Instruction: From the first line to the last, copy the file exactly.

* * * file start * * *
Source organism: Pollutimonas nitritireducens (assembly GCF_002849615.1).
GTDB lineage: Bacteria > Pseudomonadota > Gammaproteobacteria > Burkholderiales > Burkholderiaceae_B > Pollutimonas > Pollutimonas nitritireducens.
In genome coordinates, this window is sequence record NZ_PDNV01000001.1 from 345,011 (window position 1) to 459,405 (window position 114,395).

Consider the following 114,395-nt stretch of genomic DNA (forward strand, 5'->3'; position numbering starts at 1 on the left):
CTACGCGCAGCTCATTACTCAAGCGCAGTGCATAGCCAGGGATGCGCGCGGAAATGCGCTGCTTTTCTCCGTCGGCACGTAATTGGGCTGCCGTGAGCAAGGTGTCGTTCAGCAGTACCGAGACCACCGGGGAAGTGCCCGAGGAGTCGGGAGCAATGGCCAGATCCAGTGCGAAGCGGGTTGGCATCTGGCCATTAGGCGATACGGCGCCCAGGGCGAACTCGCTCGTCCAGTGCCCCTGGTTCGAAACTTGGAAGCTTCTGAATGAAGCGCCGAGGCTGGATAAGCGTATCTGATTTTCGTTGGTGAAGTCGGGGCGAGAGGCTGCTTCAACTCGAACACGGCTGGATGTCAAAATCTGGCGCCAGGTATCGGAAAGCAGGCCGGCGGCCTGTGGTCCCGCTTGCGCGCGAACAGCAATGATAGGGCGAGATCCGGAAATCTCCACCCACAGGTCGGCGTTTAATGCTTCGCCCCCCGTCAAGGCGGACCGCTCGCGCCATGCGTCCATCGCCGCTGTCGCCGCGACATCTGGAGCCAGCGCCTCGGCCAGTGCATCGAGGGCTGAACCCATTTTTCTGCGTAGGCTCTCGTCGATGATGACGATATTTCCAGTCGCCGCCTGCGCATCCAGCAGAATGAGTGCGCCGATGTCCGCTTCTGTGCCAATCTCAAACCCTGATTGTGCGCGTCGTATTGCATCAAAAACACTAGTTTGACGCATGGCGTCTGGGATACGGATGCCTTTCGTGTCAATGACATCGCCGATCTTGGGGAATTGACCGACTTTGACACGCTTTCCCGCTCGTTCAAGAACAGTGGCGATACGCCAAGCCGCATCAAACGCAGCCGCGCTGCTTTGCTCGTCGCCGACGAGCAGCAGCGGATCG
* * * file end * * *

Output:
Source organism: Pollutimonas nitritireducens (assembly GCF_002849615.1).
GTDB lineage: Bacteria > Pseudomonadota > Gammaproteobacteria > Burkholderiales > Burkholderiaceae_B > Pollutimonas > Pollutimonas nitritireducens.
In genome coordinates, this window is sequence record NZ_PDNV01000001.1 from 345,011 (window position 1) to 459,405 (window position 114,395).

Consider the following 114,395-nt stretch of genomic DNA (forward strand, 5'->3'; position numbering starts at 1 on the left):
CTACGCGCAGCTCATTACTCAAGCGCAGTGCATAGCCAGGGATGCGCGCGGAAATGCGCTGCTTTTCTCCGTCGGCACGTAATTGGGCTGCCGTGAGCAAGGTGTCGTTCAGCAGTACCGAGACCACCGGGGAAGTGCCCGAGGAGTCGGGAGCAATGGCCAGATCCAGTGCGAAGCGGGTTGGCATCTGGCCATTAGGCGATACGGCGCCCAGGGCGAACTCGCTCGTCCAGTGCCCCTGGTTCGAAACTTGGAAGCTTCTGAATGAAGCGCCGAGGCTGGATAAGCGTATCTGATTTTCGTTGGTGAAGTCGGGGCGAGAGGCTGCTTCAACTCGAACACGGCTGGATGTCAAAATCTGGCGCCAGGTATCGGAAAGCAGGCCGGCGGCCTGTGGTCCCGCTTGCGCGCGAACAGCAATGATAGGGCGAGATCCGGAAATCTCCACCCACAGGTCGGCGTTTAATGCTTCGCCCCCCGTCAAGGCGGACCGCTCGCGCCATGCGTCCATCGCCGCTGTCGCCGCGACATCTGGAGCCAGCGCCTCGGCCAGTGCATCGAGGGCTGAACCCATTTTTCTGCGTAGGCTCTCGTCGATGATGACGATATTTCCAGTCGCCGCCTGCGCATCCAGCAGAATGAGTGCGCCGATGTCCGCTTCTGTGCCAATCTCAAACCCTGATTGTGCGCGTCGTATTGCATCAAAAACACTAGTTTGACGCATGGCGTCTGGGATACGGATGCCTTTCGTGTCAATGACATCGCCGATCTTGGGGAATTGACCGACTTTGACACGCTTTCCCGCTCGTTCAAGAACAGTGGCGATACGCCAAGCCGCATCAAACGCAGCCGCGCTGCTTTGCTCGTCGCCGACGAGCAGCAGCGGATCG